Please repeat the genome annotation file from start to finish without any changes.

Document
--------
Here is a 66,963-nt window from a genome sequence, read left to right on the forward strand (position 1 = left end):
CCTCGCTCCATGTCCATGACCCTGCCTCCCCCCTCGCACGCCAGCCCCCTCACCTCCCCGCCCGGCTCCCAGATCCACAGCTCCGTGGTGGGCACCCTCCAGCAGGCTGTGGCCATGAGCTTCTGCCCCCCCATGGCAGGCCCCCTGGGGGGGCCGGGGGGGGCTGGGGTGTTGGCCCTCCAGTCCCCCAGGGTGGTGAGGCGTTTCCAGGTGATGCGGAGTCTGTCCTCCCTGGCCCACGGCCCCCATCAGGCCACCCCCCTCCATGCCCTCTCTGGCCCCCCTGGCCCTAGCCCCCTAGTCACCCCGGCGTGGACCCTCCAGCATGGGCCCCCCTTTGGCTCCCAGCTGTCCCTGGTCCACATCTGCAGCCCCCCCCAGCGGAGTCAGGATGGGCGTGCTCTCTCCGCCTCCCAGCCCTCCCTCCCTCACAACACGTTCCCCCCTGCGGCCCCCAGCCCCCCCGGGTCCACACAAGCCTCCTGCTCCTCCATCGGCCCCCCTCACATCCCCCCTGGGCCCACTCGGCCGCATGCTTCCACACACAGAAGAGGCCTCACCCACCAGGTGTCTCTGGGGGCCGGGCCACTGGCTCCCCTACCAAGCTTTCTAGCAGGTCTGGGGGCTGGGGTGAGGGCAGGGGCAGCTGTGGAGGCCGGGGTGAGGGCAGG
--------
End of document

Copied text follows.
Here is a 66,963-nt window from a genome sequence, read left to right on the forward strand (position 1 = left end):
CCTCGCTCCATGTCCATGACCCTGCCTCCCCCCTCGCACGCCAGCCCCCTCACCTCCCCGCCCGGCTCCCAGATCCACAGCTCCGTGGTGGGCACCCTCCAGCAGGCTGTGGCCATGAGCTTCTGCCCCCCCATGGCAGGCCCCCTGGGGGGGCCGGGGGGGGCTGGGGTGTTGGCCCTCCAGTCCCCCAGGGTGGTGAGGCGTTTCCAGGTGATGCGGAGTCTGTCCTCCCTGGCCCACGGCCCCCATCAGGCCACCCCCCTCCATGCCCTCTCTGGCCCCCCTGGCCCTAGCCCCCTAGTCACCCCGGCGTGGACCCTCCAGCATGGGCCCCCCTTTGGCTCCCAGCTGTCCCTGGTCCACATCTGCAGCCCCCCCCAGCGGAGTCAGGATGGGCGTGCTCTCTCCGCCTCCCAGCCCTCCCTCCCTCACAACACGTTCCCCCCTGCGGCCCCCAGCCCCCCCGGGTCCACACAAGCCTCCTGCTCCTCCATCGGCCCCCCTCACATCCCCCCTGGGCCCACTCGGCCGCATGCTTCCACACACAGAAGAGGCCTCACCCACCAGGTGTCTCTGGGGGCCGGGCCACTGGCTCCCCTACCAAGCTTTCTAGCAGGTCTGGGGGCTGGGGTGAGGGCAGGGGCAGCTGTGGAGGCCGGGGTGAGGGCAGG